Have proliferated in the field at the end of the century. It might be considered a port of entry to the world of
twentieth-century photography and photography scholarship.
When this project was conceived, the twentieth century was in its final decade, yet it was not then clear
that the arbitrary demarcation of the century as regards photography would be an actual marker as well.
The astonishingly rapid rise of digital technologies during the 1990s distinguishes the shape of the medium in
the twentieth century in a real way, just as the introduction in 1898 of the mass-use Brownie camera and all
its attendant technologies forever wrenched the medium from its nineteenth-century essence as the domain
of the dedicated enthusiast, whether professional or amateur. The democratization of the medium certainly
seemed to be the main story being told at mid-century, and it may indeed, at further remove, be the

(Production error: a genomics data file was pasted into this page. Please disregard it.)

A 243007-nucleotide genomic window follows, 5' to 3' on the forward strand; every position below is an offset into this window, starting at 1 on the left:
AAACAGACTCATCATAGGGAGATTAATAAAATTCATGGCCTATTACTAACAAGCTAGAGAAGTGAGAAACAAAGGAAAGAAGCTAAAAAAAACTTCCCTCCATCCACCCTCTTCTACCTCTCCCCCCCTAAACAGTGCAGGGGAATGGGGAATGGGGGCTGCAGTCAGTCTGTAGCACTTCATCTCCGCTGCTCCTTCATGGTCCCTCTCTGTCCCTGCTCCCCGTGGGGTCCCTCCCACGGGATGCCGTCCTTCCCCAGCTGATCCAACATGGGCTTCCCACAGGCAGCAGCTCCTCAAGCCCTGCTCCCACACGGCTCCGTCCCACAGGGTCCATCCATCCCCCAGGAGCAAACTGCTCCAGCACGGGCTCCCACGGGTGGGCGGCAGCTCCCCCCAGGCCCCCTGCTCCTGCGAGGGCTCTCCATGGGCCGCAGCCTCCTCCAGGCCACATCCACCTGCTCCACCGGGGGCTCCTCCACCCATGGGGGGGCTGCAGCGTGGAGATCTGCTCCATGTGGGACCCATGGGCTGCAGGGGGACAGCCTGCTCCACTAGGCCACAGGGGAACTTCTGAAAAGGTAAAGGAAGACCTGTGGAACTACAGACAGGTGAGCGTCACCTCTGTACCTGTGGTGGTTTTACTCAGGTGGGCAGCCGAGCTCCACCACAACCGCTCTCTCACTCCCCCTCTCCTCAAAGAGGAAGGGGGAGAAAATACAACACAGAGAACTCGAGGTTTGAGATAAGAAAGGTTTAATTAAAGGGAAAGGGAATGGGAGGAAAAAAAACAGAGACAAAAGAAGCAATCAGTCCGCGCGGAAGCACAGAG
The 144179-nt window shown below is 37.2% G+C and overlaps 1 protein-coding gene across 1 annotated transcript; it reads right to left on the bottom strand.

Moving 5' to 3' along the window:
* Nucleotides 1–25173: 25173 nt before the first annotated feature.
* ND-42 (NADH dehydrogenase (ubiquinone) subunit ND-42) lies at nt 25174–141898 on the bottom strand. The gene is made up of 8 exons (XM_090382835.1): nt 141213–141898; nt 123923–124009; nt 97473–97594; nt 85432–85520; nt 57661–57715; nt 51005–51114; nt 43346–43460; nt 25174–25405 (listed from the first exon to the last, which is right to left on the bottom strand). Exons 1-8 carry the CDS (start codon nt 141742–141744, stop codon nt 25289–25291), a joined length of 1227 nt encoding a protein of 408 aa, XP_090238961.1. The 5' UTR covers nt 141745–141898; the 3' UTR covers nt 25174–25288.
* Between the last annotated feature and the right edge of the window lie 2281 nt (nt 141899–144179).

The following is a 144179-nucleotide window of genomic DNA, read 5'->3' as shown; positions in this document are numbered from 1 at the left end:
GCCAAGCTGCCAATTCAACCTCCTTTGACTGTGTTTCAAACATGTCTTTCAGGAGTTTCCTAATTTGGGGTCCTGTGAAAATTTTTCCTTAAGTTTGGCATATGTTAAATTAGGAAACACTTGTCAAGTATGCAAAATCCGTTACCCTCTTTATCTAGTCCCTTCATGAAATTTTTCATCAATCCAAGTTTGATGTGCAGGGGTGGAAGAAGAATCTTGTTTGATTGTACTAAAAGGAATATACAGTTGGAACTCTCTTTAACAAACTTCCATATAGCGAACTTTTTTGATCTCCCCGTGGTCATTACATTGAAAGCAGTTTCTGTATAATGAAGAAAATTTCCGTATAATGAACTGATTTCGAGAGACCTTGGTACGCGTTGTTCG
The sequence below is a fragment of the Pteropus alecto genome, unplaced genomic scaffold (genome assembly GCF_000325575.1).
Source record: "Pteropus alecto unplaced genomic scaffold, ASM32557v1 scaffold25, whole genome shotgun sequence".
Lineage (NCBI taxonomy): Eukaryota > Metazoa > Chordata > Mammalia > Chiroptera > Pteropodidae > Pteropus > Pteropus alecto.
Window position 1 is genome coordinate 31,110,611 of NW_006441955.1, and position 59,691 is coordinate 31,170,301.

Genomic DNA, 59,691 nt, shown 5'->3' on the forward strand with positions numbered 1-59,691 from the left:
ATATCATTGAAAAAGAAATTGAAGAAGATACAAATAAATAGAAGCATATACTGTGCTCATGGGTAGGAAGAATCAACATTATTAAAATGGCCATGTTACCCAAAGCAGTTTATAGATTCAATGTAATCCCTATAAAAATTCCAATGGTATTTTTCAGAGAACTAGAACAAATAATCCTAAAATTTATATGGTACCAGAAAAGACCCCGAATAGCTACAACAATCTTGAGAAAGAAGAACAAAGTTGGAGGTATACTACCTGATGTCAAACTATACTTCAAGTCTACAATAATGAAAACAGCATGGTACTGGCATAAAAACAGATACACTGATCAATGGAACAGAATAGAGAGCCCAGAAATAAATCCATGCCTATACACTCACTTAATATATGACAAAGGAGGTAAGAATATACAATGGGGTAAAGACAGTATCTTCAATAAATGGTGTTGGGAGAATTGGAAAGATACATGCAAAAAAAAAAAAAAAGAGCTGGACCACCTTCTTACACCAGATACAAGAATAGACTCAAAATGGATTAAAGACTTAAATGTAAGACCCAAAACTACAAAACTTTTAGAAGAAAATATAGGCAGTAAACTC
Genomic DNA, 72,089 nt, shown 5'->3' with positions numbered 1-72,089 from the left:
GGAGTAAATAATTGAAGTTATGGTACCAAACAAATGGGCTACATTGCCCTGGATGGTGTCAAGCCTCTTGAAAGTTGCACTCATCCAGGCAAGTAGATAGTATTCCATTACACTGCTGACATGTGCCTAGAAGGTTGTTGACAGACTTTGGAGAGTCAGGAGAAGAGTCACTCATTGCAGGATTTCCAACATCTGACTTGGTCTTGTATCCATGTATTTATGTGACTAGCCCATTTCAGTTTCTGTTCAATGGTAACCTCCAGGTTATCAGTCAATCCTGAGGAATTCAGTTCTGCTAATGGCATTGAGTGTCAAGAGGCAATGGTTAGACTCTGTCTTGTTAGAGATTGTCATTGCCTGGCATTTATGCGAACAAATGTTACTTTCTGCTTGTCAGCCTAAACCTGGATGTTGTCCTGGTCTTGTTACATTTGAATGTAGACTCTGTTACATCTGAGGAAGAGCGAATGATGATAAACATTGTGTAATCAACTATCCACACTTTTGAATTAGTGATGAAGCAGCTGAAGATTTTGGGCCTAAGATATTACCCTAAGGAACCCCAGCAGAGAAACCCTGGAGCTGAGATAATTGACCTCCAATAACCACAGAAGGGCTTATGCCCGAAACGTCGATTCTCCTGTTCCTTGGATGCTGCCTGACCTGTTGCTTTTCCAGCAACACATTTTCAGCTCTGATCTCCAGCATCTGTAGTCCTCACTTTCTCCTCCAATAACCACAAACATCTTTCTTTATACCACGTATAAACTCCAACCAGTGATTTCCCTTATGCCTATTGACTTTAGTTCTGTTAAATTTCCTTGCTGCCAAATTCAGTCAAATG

overarching feature of the twentieth century.
For ironically the digital revolution offers at the same time
more and less access—more if one has electricity, a digital camera, and a computer, less if one does not, and
many, at the beginning of the twenty-first century, certainly do not. Yet whatever the digital revolution may
hold, it seems clear that the obsolescence of the standard photo-chemical processes and the widespread
access to the medium they undoubtedly provided will define photography in the new century. Already, in
2005, photo-chemical films and papers have been discontinued or are no longer distributed in the United
States; traditional processing labs are vanishing, and items that stocked the traditional darkroom are
becoming collectibles, if not landfill.